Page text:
While the burning of waste in Delhi is banned with the imposition of heavy fines imposed by the NGT, the burning of waste is a normal occurrence during winters and its impact is often overlooked by residents, ironically those most affected by its effects. . From the high chloride content in PM10 particles from burning plastics and PVC products to polychlorinated biphenyls from contaminated oils, burning household waste adds several toxins to the air we breathe. In an in-depth study of the city’s air pollution sources, researchers at IIT Kanpur estimated that daily emissions from burning garbage contribute around 1968 kg per day of PM 10, 1771 kg of PM2.5 , 738 kg of nitrogen oxides, 123 kg of sulfur dioxide and 10,332 kg of carbon monoxide which is released when the garbage is left to slowly smolder for a long period of time. The IIT study said: “Any form of garbage burning should be strictly stopped and monitored to ensure compliance. This will require the development of infrastructure, including access to remote and congested areas, for efficient MSW collection and disposal in landfills.


Garbage collection must be supported by the effective implementation of sanctions and challans. Data from the three municipal companies show that although challan rates are high, the companies have a terribly low recovery rate from plastic waste / combustion and NGT air pollution challans. The recovery rates over the last 4 years remain systematically below 20%. Between October 16 and December 14, 2021, the MCD South issued open-air burning garbage challans worth Rs 89.8 lakh, but only ??2.66 lakh were recovered. Likewise, during the past year, the North Corporation issued 816 challans with penalties worth ??40.4 Lakh in the violations related to the dumping / burning of garbage, but the civic body was only able to recover Rs 1.6 lakh from the violators. A senior official at DEMS (Department of Environmental Management Services) northern company said the company is considering filing FIRs with the help of sub-divisional magistrates in order to increase the recovery rate. “We will have to take the harshest measure of prosecution and FIRs, otherwise no one will take these fines seriously,” the official noted.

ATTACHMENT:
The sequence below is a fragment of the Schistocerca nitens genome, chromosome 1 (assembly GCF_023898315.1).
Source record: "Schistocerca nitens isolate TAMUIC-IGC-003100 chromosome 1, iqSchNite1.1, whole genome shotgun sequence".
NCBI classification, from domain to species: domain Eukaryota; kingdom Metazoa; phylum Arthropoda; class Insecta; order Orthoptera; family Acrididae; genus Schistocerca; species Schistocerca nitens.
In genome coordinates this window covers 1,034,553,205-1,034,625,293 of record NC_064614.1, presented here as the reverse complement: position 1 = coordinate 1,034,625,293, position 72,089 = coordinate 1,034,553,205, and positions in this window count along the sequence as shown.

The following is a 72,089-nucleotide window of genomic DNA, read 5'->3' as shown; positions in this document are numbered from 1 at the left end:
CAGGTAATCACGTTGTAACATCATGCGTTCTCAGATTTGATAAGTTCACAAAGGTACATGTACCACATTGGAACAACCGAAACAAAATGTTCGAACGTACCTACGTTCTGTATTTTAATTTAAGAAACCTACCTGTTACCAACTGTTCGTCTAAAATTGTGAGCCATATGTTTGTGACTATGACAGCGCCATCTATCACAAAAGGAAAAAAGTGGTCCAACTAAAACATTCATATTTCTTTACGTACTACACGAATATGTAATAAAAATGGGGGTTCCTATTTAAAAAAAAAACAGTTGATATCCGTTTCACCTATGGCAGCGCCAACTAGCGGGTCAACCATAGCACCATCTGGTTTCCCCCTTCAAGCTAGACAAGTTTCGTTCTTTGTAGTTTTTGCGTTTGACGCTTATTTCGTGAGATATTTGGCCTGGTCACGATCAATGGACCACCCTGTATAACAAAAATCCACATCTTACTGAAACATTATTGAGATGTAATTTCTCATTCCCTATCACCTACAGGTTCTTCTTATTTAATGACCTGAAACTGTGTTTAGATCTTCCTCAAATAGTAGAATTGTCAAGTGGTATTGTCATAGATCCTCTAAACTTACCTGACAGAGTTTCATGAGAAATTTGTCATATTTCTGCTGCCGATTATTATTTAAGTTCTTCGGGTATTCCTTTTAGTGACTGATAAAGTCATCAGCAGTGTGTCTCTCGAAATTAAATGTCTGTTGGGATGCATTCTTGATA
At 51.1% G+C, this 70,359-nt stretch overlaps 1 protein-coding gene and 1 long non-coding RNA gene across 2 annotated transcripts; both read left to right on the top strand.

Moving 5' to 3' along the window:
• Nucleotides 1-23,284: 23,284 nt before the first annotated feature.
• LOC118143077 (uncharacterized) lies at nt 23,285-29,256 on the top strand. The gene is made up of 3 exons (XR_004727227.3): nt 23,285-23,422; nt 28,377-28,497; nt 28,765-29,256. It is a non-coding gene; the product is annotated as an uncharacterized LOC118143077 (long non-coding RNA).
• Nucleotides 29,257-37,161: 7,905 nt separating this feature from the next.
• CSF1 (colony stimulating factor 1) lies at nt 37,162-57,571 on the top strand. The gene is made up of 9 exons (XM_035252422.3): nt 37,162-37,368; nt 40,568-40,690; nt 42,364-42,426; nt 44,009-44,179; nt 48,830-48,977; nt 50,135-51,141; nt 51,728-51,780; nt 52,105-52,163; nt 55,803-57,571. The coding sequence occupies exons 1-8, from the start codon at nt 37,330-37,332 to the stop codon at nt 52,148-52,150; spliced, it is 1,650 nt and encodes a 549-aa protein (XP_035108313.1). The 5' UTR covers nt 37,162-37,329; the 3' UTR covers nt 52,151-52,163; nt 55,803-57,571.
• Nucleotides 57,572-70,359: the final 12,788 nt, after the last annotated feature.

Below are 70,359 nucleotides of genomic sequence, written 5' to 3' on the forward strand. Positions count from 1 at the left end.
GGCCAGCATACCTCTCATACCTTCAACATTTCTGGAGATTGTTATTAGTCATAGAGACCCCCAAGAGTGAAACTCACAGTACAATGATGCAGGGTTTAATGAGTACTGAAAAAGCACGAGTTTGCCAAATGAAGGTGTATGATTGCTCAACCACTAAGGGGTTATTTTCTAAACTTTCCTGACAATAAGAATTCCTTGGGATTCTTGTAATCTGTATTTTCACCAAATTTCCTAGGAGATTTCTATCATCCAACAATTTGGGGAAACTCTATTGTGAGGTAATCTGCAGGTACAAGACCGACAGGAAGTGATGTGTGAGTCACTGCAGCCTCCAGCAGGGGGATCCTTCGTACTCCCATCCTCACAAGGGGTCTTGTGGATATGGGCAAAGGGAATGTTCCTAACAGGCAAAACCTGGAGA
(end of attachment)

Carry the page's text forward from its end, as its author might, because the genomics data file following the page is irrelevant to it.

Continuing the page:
Atul Garg, director of the Delhi fire service, said the winter season is particularly difficult as the service receives 25 to 30 garbage fire-related calls each day with a special team deployed to handle the combustion-related calls. garbage.

Moreover, while the former EPCA ordered in 2019 that security guards should be provided with electric heaters by RWAs to prevent bonfires, the idea remained largely a failure. URJA’s Goel said the management was inconvenient. “The RWAs can provide blankets and better clothes to help the guards during the winters,” he added. Chitra Mukherjee, a circular economy and sustainable livelihood consultant who has worked on waste management issues in Delhi, said there are already enough regulations and fines to tackle the crisis in waste management. waste in the city and that municipal bodies should focus on their enforcement. “Despite the provisions for heavy fines for non-compliance with waste segregation, illegal dumping and waste incineration, the same annual cycle is repeated every year. Various small towns are much more successful in solving their waste management issues and Delhi will also have to get back to basics. Improvement can only start at the household and community level, ”she added.